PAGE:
The governor tried to assure Tennessee drivers that there would be enough gas as prices spiked across the state due to a regional panic that Hurricane Ike could cause shortages.
AAA spokesman Don Lindsey said there was a run on gas stations in East Tennessee on Thursday fueled by fears about the impact of Hurricane Ike on gas supplies and refineries in the Gulf Coast. Some stations ran out of gas or sold all their supplies of the cheapest gas grade, Lindsey said.
"There is a chance that we will see pretty steep increases in the next several days," Lindsey said. Prices rose 50 cents a gallon at some stations on Friday.
Gov. Phil Bredesen said concerns over shortages led the federal government to lift some environmental restrictions on the sale of gas.
The Environmental Protection Agency waived specific fuel standards that are imposed during summer months to help control emissions from motor vehicles.
Bredesen said the waiver allows the early sale of gasoline blended for winter use in Tennessee and eight other Southeast states.
Lindsey said panicking and overrunning gas stations would only worsen the situation.
"We are not in the kind of crisis that people think we are in," he said. "This is a very flexible market in many ways. If they can't find it in the Gulf, they can go to the Midwest."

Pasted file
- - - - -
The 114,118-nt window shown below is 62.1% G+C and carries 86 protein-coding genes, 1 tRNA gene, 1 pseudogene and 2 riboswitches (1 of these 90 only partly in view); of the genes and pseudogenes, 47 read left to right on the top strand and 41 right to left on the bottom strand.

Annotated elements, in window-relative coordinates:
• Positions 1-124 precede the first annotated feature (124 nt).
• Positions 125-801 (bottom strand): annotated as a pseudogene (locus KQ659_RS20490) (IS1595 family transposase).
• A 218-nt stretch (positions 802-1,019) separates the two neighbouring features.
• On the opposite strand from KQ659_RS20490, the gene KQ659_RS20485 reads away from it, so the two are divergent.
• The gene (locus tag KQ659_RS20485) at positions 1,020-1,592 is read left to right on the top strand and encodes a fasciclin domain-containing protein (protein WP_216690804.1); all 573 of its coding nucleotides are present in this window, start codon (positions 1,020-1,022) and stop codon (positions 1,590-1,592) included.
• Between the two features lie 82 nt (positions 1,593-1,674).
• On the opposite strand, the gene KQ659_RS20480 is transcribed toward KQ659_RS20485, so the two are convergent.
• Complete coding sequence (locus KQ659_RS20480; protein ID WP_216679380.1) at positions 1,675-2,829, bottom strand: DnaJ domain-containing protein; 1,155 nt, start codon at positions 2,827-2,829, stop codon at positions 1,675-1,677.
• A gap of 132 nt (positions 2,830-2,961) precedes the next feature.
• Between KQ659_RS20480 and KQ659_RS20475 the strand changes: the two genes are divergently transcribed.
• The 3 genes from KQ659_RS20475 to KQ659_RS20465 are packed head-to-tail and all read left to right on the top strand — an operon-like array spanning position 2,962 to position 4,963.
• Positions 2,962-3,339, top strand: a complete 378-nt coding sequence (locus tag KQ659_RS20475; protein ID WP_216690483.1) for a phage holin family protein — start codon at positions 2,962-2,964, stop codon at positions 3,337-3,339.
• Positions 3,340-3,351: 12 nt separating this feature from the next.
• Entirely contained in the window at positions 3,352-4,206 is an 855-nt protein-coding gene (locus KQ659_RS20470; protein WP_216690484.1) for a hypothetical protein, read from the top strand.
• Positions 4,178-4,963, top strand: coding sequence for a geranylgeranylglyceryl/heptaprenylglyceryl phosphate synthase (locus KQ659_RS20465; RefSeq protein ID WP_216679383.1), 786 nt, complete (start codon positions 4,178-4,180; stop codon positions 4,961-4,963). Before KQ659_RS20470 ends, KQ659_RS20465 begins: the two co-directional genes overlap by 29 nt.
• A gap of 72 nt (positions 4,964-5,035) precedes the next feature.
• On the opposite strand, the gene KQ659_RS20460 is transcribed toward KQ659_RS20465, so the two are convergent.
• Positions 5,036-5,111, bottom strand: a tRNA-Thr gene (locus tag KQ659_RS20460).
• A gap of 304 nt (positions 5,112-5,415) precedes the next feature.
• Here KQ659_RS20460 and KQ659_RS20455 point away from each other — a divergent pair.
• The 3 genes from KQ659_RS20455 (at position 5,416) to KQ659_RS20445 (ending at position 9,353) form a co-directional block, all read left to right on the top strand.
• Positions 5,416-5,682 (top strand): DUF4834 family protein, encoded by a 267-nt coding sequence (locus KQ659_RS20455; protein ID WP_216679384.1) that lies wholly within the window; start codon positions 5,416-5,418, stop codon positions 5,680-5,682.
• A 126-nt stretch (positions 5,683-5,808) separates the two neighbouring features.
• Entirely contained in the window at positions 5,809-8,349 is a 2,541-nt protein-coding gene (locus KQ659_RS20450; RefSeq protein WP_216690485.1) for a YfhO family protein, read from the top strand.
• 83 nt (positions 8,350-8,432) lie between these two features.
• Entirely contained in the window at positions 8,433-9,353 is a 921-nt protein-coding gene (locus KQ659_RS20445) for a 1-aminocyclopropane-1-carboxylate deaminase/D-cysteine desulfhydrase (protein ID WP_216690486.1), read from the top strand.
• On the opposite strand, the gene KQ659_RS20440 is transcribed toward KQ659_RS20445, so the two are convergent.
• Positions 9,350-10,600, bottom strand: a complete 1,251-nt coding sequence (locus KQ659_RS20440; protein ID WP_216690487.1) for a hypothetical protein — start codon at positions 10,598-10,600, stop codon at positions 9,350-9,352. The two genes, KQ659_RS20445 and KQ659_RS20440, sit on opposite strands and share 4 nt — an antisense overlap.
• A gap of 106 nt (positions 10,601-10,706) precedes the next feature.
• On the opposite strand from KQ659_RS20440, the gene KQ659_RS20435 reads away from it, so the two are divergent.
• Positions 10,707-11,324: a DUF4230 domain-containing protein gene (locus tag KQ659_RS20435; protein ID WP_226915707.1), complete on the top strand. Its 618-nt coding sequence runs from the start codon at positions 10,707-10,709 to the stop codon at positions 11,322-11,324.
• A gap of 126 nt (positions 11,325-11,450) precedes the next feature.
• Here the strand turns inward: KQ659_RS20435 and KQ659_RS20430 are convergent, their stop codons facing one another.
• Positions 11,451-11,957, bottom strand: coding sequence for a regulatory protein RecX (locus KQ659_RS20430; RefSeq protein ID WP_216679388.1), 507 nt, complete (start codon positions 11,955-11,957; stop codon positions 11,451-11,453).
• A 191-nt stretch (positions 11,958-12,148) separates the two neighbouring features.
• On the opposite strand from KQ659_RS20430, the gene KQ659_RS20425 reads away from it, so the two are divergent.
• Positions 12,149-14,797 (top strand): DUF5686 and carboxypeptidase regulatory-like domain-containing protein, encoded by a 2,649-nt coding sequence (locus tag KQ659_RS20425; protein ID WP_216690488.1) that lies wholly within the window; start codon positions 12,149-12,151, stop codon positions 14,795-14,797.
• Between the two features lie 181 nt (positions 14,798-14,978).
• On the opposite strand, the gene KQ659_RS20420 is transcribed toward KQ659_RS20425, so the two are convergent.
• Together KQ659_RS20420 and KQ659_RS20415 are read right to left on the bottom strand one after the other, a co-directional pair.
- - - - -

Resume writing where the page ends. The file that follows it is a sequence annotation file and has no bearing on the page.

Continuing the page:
The operator of the Pilot Travel Centers gas station chain was urging customer to fill up as "they normally would." Chief Executive Jimmy Haslam said all stores are operating normally and they are working to keep an adequate supply of fuel available.
According to Pilot's Web site, gas prices at their Knoxville locations were about $3.99 for regular unleaded on Friday morning, but then jumped to $4.49 by the afternoon.
"Pilot has multiple locations in other states and 300 trucks available to shift fuel supplies around to various locations in order to minimize local impacts," Haslam said.
In Memphis, gas prices Friday ranged from $3.99 per gallon to $3.55 per gallon, according to MemphisGasPrices.com.